Letter to the Editor: Putting a Star on the Stage
RE: Steve Metcalf on Putting People In Seats
Some thoughts on the subject.
Times change and kids don’t waltz or minuet much anymore, so some of the social necessity of classical music is no longer there. For example: Seventeen Magazine dropped its regular classical music coverage in 1957. It used to list “must have” string quartets, etc.
Anyway, the point I would like to make is about the “star” composer and why he or she ain’t around no more. One could argue that this discussion of classical music concerns the United States only, as France has its star composer—Boulez—and other countries have a very different view of what we are calling “classical music”.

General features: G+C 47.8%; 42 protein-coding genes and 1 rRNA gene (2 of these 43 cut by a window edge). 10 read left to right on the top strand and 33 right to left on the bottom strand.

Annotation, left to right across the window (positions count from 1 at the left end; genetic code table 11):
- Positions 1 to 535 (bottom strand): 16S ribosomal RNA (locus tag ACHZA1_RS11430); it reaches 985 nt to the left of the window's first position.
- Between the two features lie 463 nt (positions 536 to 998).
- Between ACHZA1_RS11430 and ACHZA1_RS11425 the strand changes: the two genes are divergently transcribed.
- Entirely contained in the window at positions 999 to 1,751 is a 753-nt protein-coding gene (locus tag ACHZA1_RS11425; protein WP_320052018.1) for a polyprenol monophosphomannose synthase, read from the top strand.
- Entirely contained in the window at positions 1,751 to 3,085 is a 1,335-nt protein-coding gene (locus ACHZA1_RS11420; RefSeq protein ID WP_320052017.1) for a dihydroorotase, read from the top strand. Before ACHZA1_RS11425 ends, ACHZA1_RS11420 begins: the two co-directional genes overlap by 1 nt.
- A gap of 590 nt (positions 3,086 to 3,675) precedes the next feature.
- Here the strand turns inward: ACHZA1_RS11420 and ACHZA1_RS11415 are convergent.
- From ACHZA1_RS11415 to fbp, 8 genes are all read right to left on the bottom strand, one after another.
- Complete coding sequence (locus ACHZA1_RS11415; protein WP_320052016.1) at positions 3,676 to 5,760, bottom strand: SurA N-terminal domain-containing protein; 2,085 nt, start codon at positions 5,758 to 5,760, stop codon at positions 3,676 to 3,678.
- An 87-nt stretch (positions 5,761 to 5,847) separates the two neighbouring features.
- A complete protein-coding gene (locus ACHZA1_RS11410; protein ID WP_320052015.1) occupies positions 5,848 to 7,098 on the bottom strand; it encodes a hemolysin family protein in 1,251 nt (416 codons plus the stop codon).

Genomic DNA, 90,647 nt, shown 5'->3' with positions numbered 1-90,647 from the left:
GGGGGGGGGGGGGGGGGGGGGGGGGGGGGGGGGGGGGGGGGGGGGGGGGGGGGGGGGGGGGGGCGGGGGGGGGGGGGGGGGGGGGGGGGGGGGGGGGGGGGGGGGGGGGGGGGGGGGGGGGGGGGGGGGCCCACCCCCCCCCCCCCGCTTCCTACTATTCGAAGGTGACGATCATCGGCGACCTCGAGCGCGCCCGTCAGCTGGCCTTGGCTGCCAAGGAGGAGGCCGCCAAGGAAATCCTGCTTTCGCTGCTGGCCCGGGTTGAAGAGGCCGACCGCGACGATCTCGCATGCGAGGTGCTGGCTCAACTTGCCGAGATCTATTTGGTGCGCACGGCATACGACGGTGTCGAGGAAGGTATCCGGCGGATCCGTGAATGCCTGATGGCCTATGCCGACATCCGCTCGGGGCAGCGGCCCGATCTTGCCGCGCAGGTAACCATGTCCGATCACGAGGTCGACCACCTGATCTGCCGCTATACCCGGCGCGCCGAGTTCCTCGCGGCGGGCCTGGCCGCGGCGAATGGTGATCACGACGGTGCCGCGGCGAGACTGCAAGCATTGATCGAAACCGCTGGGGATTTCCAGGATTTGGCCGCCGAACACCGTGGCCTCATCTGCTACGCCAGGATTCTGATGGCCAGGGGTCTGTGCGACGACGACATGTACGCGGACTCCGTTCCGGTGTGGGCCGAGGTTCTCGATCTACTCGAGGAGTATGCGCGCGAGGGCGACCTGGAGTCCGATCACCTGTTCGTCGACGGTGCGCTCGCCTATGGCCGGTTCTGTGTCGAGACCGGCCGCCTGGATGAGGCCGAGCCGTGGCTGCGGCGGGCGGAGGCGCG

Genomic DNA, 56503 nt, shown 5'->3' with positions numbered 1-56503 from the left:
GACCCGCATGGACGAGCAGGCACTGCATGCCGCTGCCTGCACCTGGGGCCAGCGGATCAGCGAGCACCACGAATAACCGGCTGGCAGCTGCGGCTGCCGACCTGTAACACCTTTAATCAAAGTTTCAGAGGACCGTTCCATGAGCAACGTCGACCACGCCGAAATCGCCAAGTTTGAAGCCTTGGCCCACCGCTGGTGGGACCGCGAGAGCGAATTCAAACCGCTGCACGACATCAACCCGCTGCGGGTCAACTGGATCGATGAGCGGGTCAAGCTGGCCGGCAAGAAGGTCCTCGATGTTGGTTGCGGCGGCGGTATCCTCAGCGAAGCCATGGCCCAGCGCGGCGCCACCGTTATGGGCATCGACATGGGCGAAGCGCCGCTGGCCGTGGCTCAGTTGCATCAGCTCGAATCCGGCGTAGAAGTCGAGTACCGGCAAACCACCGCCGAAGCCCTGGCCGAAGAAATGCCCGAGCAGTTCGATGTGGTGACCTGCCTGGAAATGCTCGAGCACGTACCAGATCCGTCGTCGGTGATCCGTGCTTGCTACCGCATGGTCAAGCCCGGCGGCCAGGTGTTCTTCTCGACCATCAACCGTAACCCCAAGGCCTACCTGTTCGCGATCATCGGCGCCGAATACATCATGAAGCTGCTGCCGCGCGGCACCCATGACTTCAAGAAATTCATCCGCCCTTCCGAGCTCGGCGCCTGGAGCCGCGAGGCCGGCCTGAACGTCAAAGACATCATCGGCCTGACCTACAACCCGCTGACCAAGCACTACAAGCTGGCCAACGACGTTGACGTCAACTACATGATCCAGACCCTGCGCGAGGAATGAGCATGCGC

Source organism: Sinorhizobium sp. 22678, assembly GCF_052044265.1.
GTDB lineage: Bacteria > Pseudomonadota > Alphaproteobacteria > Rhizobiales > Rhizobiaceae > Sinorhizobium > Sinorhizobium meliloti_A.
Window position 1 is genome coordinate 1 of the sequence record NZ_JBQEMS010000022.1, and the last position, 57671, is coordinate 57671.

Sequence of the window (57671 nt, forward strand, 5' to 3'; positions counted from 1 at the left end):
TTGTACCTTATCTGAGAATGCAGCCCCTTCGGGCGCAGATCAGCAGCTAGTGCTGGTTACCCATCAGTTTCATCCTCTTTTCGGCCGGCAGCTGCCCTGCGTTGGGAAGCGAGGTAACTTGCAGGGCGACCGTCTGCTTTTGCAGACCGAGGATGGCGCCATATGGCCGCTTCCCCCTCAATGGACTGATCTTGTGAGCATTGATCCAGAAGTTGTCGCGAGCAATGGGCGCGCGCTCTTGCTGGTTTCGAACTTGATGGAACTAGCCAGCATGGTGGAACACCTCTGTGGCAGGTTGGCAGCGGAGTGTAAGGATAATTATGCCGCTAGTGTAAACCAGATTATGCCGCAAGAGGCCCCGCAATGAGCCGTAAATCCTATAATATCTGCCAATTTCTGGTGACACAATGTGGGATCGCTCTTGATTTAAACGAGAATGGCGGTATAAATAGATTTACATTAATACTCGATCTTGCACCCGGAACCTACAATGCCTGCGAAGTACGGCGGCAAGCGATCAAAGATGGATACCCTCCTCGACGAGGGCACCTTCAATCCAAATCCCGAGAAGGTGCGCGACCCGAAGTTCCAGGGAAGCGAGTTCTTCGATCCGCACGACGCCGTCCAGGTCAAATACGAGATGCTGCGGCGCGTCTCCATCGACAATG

Stravinsky was perhaps the last big international star composer. Yet his “star” as a social icon encompassed not just his compositions but was based on his wonderful writings and observations on the music scene, as well as his public persona as a conductor/performer. Stravinsky had genius, charm, and wit and could express it. Ned Rorem excepted, I don’t know any successful composers who have revealed themselves capable of filling those literary shoes.
Most of what passes for composition writing these days is simply self-promotion, and people see right through it.
Of course if you’re a star, you don’t need self promotion!